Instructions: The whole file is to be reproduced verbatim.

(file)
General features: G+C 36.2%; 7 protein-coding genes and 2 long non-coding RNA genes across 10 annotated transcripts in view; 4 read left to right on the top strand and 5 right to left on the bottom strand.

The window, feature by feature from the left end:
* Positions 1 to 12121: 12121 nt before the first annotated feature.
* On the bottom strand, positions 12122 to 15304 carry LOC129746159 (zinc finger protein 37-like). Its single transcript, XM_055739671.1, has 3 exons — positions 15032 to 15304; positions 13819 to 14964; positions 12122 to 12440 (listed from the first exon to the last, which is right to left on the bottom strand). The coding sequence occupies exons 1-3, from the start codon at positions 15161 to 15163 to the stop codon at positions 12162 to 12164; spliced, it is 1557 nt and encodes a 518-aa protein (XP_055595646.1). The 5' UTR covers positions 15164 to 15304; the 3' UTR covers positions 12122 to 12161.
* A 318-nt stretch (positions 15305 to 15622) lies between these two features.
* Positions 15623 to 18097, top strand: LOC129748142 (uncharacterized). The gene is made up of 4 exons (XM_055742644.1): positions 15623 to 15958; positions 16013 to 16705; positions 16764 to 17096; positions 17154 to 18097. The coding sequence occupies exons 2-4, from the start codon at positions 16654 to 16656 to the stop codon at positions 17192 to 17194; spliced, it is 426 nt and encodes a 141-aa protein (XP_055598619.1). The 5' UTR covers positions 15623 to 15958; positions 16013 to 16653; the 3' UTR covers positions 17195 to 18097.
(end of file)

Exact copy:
General features: G+C 36.2%; 7 protein-coding genes and 2 long non-coding RNA genes across 10 annotated transcripts in view; 4 read left to right on the top strand and 5 right to left on the bottom strand.

The window, feature by feature from the left end:
* Positions 1 to 12121: 12121 nt before the first annotated feature.
* On the bottom strand, positions 12122 to 15304 carry LOC129746159 (zinc finger protein 37-like). Its single transcript, XM_055739671.1, has 3 exons — positions 15032 to 15304; positions 13819 to 14964; positions 12122 to 12440 (listed from the first exon to the last, which is right to left on the bottom strand). The coding sequence occupies exons 1-3, from the start codon at positions 15161 to 15163 to the stop codon at positions 12162 to 12164; spliced, it is 1557 nt and encodes a 518-aa protein (XP_055595646.1). The 5' UTR covers positions 15164 to 15304; the 3' UTR covers positions 12122 to 12161.
* A 318-nt stretch (positions 15305 to 15622) lies between these two features.
* Positions 15623 to 18097, top strand: LOC129748142 (uncharacterized). The gene is made up of 4 exons (XM_055742644.1): positions 15623 to 15958; positions 16013 to 16705; positions 16764 to 17096; positions 17154 to 18097. The coding sequence occupies exons 2-4, from the start codon at positions 16654 to 16656 to the stop codon at positions 17192 to 17194; spliced, it is 426 nt and encodes a 141-aa protein (XP_055598619.1). The 5' UTR covers positions 15623 to 15958; positions 16013 to 16653; the 3' UTR covers positions 17195 to 18097.